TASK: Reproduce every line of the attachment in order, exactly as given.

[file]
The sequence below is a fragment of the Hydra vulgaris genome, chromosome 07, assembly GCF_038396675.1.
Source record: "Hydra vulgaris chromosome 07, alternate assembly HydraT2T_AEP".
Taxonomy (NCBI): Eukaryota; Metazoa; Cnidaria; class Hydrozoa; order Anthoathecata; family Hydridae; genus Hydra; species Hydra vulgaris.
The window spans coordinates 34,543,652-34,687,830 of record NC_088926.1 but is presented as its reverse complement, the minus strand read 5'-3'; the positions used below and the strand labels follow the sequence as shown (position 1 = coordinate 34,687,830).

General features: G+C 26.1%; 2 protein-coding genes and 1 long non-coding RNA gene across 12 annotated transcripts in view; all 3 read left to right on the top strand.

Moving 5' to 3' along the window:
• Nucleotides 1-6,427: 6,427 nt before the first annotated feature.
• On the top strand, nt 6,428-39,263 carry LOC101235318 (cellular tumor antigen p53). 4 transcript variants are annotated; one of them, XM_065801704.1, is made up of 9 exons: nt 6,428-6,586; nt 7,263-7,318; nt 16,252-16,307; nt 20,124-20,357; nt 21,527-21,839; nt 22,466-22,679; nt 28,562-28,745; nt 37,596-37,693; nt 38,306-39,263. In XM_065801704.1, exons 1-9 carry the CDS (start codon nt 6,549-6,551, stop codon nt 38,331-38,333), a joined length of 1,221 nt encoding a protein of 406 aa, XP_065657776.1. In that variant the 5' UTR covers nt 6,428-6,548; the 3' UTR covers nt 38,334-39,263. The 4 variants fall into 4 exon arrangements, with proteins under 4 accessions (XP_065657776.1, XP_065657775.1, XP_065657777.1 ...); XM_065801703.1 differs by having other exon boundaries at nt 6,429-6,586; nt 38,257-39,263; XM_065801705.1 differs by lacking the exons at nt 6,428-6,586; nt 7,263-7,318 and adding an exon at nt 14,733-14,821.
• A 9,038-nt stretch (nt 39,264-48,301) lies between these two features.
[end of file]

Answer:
The sequence below is a fragment of the Hydra vulgaris genome, chromosome 07, assembly GCF_038396675.1.
Source record: "Hydra vulgaris chromosome 07, alternate assembly HydraT2T_AEP".
Taxonomy (NCBI): Eukaryota; Metazoa; Cnidaria; class Hydrozoa; order Anthoathecata; family Hydridae; genus Hydra; species Hydra vulgaris.
The window spans coordinates 34,543,652-34,687,830 of record NC_088926.1 but is presented as its reverse complement, the minus strand read 5'-3'; the positions used below and the strand labels follow the sequence as shown (position 1 = coordinate 34,687,830).

General features: G+C 26.1%; 2 protein-coding genes and 1 long non-coding RNA gene across 12 annotated transcripts in view; all 3 read left to right on the top strand.

Moving 5' to 3' along the window:
• Nucleotides 1-6,427: 6,427 nt before the first annotated feature.
• On the top strand, nt 6,428-39,263 carry LOC101235318 (cellular tumor antigen p53). 4 transcript variants are annotated; one of them, XM_065801704.1, is made up of 9 exons: nt 6,428-6,586; nt 7,263-7,318; nt 16,252-16,307; nt 20,124-20,357; nt 21,527-21,839; nt 22,466-22,679; nt 28,562-28,745; nt 37,596-37,693; nt 38,306-39,263. In XM_065801704.1, exons 1-9 carry the CDS (start codon nt 6,549-6,551, stop codon nt 38,331-38,333), a joined length of 1,221 nt encoding a protein of 406 aa, XP_065657776.1. In that variant the 5' UTR covers nt 6,428-6,548; the 3' UTR covers nt 38,334-39,263. The 4 variants fall into 4 exon arrangements, with proteins under 4 accessions (XP_065657776.1, XP_065657775.1, XP_065657777.1 ...); XM_065801703.1 differs by having other exon boundaries at nt 6,429-6,586; nt 38,257-39,263; XM_065801705.1 differs by lacking the exons at nt 6,428-6,586; nt 7,263-7,318 and adding an exon at nt 14,733-14,821.
• A 9,038-nt stretch (nt 39,264-48,301) lies between these two features.